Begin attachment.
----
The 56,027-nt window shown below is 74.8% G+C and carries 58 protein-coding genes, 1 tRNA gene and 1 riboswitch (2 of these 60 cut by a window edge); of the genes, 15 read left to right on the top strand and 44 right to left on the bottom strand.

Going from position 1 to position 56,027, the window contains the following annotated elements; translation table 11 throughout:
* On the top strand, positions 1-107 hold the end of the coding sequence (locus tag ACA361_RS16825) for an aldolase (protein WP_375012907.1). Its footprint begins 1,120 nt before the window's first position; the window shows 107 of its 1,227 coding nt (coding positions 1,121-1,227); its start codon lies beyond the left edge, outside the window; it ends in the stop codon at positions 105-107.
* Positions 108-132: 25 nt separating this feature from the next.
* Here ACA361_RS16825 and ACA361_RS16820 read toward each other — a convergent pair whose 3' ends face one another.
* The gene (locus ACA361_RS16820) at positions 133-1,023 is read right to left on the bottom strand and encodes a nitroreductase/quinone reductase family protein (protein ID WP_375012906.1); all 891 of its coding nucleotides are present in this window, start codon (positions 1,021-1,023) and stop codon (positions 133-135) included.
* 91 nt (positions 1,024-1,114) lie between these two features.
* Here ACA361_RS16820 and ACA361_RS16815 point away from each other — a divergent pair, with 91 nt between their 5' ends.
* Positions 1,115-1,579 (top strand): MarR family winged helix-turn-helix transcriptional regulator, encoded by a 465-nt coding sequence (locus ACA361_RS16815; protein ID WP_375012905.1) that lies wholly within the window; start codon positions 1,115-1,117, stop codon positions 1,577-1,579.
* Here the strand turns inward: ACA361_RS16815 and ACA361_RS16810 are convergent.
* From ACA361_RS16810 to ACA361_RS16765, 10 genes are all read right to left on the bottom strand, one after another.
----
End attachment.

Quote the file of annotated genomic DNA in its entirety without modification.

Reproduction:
The 56,027-nt window shown below is 74.8% G+C and carries 58 protein-coding genes, 1 tRNA gene and 1 riboswitch (2 of these 60 cut by a window edge); of the genes, 15 read left to right on the top strand and 44 right to left on the bottom strand.

Going from position 1 to position 56,027, the window contains the following annotated elements; translation table 11 throughout:
* On the top strand, positions 1-107 hold the end of the coding sequence (locus tag ACA361_RS16825) for an aldolase (protein WP_375012907.1). Its footprint begins 1,120 nt before the window's first position; the window shows 107 of its 1,227 coding nt (coding positions 1,121-1,227); its start codon lies beyond the left edge, outside the window; it ends in the stop codon at positions 105-107.
* Positions 108-132: 25 nt separating this feature from the next.
* Here ACA361_RS16825 and ACA361_RS16820 read toward each other — a convergent pair whose 3' ends face one another.
* The gene (locus ACA361_RS16820) at positions 133-1,023 is read right to left on the bottom strand and encodes a nitroreductase/quinone reductase family protein (protein ID WP_375012906.1); all 891 of its coding nucleotides are present in this window, start codon (positions 1,021-1,023) and stop codon (positions 133-135) included.
* 91 nt (positions 1,024-1,114) lie between these two features.
* Here ACA361_RS16820 and ACA361_RS16815 point away from each other — a divergent pair, with 91 nt between their 5' ends.
* Positions 1,115-1,579 (top strand): MarR family winged helix-turn-helix transcriptional regulator, encoded by a 465-nt coding sequence (locus ACA361_RS16815; protein ID WP_375012905.1) that lies wholly within the window; start codon positions 1,115-1,117, stop codon positions 1,577-1,579.
* Here the strand turns inward: ACA361_RS16815 and ACA361_RS16810 are convergent.
* From ACA361_RS16810 to ACA361_RS16765, 10 genes are all read right to left on the bottom strand, one after another.